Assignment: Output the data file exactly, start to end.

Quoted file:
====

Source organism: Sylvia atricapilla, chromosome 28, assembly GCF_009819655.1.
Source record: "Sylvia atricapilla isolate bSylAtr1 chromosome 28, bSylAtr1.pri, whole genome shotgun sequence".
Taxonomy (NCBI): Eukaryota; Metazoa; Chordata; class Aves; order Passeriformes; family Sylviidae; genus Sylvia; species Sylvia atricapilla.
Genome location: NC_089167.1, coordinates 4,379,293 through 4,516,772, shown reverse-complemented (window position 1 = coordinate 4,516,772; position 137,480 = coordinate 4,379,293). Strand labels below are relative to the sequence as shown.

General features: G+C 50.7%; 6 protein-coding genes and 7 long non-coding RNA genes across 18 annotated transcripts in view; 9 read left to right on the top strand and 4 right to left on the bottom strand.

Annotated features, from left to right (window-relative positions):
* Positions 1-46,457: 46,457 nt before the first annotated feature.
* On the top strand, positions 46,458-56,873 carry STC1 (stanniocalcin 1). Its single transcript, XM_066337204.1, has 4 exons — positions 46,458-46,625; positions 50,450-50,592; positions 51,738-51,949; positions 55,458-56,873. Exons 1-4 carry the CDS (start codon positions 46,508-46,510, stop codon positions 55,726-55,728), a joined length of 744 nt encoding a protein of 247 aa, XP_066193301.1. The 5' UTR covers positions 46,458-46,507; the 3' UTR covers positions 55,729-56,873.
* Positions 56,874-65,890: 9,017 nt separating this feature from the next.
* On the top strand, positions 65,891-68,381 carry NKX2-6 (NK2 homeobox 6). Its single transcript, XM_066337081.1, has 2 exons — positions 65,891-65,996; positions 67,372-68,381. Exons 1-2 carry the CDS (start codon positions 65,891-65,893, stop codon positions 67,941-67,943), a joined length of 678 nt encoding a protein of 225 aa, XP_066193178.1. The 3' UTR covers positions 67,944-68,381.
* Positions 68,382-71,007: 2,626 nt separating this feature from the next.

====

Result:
Source organism: Sylvia atricapilla, chromosome 28, assembly GCF_009819655.1.
Source record: "Sylvia atricapilla isolate bSylAtr1 chromosome 28, bSylAtr1.pri, whole genome shotgun sequence".
Taxonomy (NCBI): Eukaryota; Metazoa; Chordata; class Aves; order Passeriformes; family Sylviidae; genus Sylvia; species Sylvia atricapilla.
Genome location: NC_089167.1, coordinates 4,379,293 through 4,516,772, shown reverse-complemented (window position 1 = coordinate 4,516,772; position 137,480 = coordinate 4,379,293). Strand labels below are relative to the sequence as shown.

General features: G+C 50.7%; 6 protein-coding genes and 7 long non-coding RNA genes across 18 annotated transcripts in view; 9 read left to right on the top strand and 4 right to left on the bottom strand.

Annotated features, from left to right (window-relative positions):
* Positions 1-46,457: 46,457 nt before the first annotated feature.
* On the top strand, positions 46,458-56,873 carry STC1 (stanniocalcin 1). Its single transcript, XM_066337204.1, has 4 exons — positions 46,458-46,625; positions 50,450-50,592; positions 51,738-51,949; positions 55,458-56,873. Exons 1-4 carry the CDS (start codon positions 46,508-46,510, stop codon positions 55,726-55,728), a joined length of 744 nt encoding a protein of 247 aa, XP_066193301.1. The 5' UTR covers positions 46,458-46,507; the 3' UTR covers positions 55,729-56,873.
* Positions 56,874-65,890: 9,017 nt separating this feature from the next.
* On the top strand, positions 65,891-68,381 carry NKX2-6 (NK2 homeobox 6). Its single transcript, XM_066337081.1, has 2 exons — positions 65,891-65,996; positions 67,372-68,381. Exons 1-2 carry the CDS (start codon positions 65,891-65,893, stop codon positions 67,941-67,943), a joined length of 678 nt encoding a protein of 225 aa, XP_066193178.1. The 3' UTR covers positions 67,944-68,381.
* Positions 68,382-71,007: 2,626 nt separating this feature from the next.